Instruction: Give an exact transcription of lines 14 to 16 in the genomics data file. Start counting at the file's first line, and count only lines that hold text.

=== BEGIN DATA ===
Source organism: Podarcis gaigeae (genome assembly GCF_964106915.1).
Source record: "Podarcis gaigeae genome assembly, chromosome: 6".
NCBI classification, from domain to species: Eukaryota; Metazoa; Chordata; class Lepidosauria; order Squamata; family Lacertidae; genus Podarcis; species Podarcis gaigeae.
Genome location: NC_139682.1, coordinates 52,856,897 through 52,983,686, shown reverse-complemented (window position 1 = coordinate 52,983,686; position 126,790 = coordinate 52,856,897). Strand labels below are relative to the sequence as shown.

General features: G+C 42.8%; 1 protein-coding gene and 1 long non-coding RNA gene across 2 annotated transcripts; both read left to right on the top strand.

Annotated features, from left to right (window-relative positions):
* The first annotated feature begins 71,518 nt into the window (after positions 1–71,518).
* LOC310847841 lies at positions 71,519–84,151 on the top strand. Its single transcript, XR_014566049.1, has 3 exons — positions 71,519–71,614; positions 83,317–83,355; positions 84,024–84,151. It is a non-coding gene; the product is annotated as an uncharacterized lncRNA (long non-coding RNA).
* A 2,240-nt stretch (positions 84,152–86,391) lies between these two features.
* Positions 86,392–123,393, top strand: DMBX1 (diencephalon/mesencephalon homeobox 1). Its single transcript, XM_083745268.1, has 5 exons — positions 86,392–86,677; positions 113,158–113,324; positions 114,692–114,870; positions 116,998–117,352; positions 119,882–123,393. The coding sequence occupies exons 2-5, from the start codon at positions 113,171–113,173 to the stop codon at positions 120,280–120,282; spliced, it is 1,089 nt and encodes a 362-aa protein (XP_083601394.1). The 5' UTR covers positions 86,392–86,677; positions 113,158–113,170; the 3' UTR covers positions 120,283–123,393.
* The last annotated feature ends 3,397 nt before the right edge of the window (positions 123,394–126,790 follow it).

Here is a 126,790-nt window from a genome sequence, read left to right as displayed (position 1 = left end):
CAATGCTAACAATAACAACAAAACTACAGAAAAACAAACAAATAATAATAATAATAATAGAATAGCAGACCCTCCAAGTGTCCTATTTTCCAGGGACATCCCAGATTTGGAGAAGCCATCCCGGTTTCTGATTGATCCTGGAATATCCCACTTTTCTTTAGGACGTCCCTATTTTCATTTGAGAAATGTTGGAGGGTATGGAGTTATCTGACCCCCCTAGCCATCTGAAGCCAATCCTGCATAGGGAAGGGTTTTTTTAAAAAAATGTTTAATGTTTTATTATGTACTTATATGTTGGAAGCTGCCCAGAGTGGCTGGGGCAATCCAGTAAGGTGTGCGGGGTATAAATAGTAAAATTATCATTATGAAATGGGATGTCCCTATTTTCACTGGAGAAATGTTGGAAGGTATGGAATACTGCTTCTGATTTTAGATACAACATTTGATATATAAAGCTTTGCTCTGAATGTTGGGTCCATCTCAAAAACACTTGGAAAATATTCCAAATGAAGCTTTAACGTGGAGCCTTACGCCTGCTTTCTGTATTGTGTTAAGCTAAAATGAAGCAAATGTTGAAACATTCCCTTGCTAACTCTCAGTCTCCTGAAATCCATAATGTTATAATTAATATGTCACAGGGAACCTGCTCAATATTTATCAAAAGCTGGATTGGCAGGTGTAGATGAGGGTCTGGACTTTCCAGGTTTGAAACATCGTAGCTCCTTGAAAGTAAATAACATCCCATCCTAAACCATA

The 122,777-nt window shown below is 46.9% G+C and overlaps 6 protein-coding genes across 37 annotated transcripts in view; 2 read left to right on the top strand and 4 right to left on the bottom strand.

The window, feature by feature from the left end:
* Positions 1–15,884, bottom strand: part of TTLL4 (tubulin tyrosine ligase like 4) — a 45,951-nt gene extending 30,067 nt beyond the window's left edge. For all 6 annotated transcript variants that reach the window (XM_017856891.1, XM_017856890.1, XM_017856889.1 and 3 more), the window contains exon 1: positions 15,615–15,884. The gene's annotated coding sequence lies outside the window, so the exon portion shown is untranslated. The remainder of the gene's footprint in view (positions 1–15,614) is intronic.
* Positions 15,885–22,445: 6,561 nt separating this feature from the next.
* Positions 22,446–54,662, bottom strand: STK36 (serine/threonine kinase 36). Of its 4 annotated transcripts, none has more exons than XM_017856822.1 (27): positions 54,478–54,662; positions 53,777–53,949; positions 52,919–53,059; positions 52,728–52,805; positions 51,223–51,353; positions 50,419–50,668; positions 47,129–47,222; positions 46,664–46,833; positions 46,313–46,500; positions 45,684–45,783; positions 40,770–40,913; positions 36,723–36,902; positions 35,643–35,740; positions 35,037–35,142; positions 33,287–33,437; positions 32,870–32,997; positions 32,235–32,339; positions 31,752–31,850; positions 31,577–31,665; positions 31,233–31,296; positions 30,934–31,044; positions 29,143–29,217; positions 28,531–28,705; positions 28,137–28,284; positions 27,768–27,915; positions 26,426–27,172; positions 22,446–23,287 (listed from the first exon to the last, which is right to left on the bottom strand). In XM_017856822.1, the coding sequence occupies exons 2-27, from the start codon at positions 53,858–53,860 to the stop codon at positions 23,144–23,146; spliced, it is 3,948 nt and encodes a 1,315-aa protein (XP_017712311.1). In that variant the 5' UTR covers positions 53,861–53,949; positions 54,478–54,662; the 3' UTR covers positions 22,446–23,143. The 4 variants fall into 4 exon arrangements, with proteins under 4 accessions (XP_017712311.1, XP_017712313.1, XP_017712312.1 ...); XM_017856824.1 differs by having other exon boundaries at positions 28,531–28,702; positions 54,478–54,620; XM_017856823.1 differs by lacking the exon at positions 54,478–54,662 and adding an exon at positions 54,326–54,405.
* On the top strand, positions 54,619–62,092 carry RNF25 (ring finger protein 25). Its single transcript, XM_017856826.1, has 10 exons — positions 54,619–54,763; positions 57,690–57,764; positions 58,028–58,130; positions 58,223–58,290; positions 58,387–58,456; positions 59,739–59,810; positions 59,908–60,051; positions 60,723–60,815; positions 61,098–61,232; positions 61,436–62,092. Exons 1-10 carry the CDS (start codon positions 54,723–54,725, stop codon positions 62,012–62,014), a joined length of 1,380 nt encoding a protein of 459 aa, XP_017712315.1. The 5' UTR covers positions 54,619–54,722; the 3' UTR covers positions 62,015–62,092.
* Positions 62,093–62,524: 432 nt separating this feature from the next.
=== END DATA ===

The 122,777-nt window shown below is 46.9% G+C and overlaps 6 protein-coding genes across 37 annotated transcripts in view; 2 read left to right on the top strand and 4 right to left on the bottom strand.

The window, feature by feature from the left end:
* Positions 1–15,884, bottom strand: part of TTLL4 (tubulin tyrosine ligase like 4) — a 45,951-nt gene extending 30,067 nt beyond the window's left edge. For all 6 annotated transcript variants that reach the window (XM_017856891.1, XM_017856890.1, XM_017856889.1 and 3 more), the window contains exon 1: positions 15,615–15,884. The gene's annotated coding sequence lies outside the window, so the exon portion shown is untranslated. The remainder of the gene's footprint in view (positions 1–15,614) is intronic.